In what could come as a relief to the government’s fight against inflation, the India Meteorological Department (IMD) predicted an ‘above-normal’ monsoon in 2024, which quantitatively could be around 106 per cent of the long period average (LPA).

This mirrors the consensus that most weather experts have on the Indian monsoon this year.

Last week, the private weather forecasting agency Skymet also stated that the cumulative all-India southwest monsoon this year could be ‘normal,’ at 102 per cent of LPA.

The LPA for the June to September rains is 87 centimetres, and a forecast of 106 per cent of this means that the monsoon could be ‘above normal’.

Rainfall between 96 per cent and 104 per cent of LPA is considered normal.

The forecast comes with a model error of plus/minus 5 per cent.

Note: Actual monsoon rainfall will start from June; All the forecasts are with a model error of +/- 4-5%. The first forecast is issued in April every year. All forecasts are percentages of long-period average (LPA). LPA is the average rainfall received in the past 50 years, estimated to be around 87 cm (based on data collected between 1971 and 2020). Earlier the LPA was 88.1 cm, based on data collected between 1961 and 2010 Source: IMD

This is the first time since 2016 that IMD, in its first forecast, has predicted ‘above-normal’ rains.

An El Niño, expected to turn neutral by the time the monsoon season sets in June and then gradually move towards La Niña, a positive Indian Ocean Dipole, and below-normal snow cover in the Northern Hemisphere from January to March will all combine to give India a good monsoon, according to IMD.

In 2023, the southwest monsoon was ‘below normal’ due to the effect of El Niño, the first time in the preceding four years.

The Met department said that almost 75-80 per cent of the country’s landmass is expected to receive normal monsoon this year except for some areas in the extreme Northwest (hills of Jammu & Kashmir and Uttarakhand), East, and Northeast India (such as some parts of Assam, Odisha, and Gangetic West Bengal) where monsoon rains might be below normal.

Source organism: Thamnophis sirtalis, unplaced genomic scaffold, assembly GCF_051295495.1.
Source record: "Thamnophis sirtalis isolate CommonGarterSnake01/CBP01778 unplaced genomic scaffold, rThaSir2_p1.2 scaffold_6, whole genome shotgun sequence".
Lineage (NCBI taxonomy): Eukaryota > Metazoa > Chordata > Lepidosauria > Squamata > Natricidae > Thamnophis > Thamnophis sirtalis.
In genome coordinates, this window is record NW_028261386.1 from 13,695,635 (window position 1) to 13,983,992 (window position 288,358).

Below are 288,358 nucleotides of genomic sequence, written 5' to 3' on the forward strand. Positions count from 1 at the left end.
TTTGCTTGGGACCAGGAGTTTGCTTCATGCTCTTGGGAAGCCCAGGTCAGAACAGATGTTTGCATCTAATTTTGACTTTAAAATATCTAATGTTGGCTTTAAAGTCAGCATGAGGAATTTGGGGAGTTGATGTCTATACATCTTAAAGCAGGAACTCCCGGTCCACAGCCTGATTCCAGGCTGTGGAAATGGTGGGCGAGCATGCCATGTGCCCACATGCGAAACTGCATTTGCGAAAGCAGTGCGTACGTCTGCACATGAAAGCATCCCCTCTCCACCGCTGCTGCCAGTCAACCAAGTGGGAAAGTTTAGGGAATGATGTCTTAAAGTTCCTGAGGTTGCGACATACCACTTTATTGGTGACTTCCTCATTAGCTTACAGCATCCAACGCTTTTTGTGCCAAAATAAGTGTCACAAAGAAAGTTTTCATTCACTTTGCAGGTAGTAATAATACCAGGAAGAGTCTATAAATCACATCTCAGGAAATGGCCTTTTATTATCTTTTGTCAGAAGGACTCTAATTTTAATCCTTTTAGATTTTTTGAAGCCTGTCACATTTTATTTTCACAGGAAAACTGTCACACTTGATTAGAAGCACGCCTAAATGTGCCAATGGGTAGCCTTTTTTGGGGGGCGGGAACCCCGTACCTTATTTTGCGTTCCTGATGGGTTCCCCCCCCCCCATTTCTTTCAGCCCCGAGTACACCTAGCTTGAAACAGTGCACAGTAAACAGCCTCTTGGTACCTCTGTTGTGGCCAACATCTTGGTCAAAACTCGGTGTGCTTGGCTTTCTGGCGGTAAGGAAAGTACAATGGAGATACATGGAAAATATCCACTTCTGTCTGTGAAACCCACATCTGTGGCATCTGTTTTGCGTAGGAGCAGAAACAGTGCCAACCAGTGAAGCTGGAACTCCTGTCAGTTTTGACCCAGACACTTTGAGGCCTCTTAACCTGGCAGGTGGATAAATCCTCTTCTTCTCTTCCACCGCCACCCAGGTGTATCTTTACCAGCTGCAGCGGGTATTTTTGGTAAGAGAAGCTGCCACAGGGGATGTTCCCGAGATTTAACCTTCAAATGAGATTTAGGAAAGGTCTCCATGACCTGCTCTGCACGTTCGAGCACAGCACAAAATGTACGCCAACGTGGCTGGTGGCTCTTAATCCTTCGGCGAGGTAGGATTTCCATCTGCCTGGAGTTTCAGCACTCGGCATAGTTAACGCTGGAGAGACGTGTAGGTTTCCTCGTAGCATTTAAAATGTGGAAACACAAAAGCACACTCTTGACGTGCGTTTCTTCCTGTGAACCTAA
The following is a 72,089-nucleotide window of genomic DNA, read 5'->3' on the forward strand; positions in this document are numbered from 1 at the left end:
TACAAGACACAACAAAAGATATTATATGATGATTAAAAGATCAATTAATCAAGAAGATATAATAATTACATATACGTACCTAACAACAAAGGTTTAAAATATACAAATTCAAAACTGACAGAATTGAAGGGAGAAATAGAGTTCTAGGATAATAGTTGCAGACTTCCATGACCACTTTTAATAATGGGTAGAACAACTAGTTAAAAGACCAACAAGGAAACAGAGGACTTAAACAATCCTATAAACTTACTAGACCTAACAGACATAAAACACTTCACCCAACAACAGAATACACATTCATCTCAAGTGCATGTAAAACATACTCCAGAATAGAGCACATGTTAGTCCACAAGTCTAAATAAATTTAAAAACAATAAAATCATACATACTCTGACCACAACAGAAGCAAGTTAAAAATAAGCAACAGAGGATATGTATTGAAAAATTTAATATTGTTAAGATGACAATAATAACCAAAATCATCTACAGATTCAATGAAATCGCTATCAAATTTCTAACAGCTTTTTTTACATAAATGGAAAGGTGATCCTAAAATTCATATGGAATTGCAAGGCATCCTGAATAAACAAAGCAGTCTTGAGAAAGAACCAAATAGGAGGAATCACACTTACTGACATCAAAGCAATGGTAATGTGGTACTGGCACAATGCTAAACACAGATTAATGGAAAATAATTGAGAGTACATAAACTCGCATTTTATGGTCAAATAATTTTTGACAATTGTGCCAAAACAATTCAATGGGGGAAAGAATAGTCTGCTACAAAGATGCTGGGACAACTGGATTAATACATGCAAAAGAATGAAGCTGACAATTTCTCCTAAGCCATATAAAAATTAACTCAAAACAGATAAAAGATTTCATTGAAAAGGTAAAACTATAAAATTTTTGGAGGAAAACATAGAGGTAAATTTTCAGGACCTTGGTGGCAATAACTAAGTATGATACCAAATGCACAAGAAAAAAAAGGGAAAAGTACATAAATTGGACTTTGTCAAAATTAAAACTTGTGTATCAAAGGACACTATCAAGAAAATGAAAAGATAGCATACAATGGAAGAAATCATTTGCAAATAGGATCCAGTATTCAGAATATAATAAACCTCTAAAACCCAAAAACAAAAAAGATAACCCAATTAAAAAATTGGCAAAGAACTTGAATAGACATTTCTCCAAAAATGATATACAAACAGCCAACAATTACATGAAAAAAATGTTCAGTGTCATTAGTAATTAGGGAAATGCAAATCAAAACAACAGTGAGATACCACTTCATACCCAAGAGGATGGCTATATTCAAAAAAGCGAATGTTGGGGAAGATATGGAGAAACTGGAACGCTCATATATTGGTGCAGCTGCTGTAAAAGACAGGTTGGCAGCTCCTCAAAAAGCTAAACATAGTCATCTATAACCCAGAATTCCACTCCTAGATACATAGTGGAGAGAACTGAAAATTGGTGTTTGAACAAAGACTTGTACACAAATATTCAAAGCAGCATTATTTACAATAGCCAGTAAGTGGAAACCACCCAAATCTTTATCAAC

“This usually happens in ‘above-normal’ monsoon years when parts of East and Northeast India receive ‘below-normal’ rains,” IMD’s Director-General Mrutyunjay Mohapatra told reporters in a briefing on Monday.

Probability-wise, the Met department said that there is a 31 per cent chance of the 2024 southwest monsoon being ‘above normal,’ 30 per cent chance of it being ‘excess,’ 29 per cent chance of the rains being ‘normal,’ and just a 2 per cent chance of them being deficient.

“In short, there is over a 60 per cent chance of the 2024 monsoon being ‘above-normal’ to ‘excess’ and just a minuscule chance of it being ‘below-normal’ or deficient,” Mohapatra said.

Well-distributed rain would go a long way in boosting kharif agriculture production and also provide necessary residual soil moisture for the following rabi harvest.

The rains, particularly in southern India, would also help in refilling the reservoirs, which have been on the brink for the past several weeks.

“A normal monsoon prediction is positive for us. However, the arrival and progress are important as that has a bearing on kharif sowing. The present heatwave continues to be a challenge as water levels in reservoirs have come down, affecting not just horticulture but also cattle and fodder. This can have a bearing on the lives of farmers. In turn, this can also push up inflation in the immediate run. A normal monsoon is a necessary condition for a regular kharif crop but not sufficient. This has been our experience in the past,” Madan Sabnavis, chief economist at Bank of Baroda, said.

First Published: Apr 15 2024 | 8:53 PM IST

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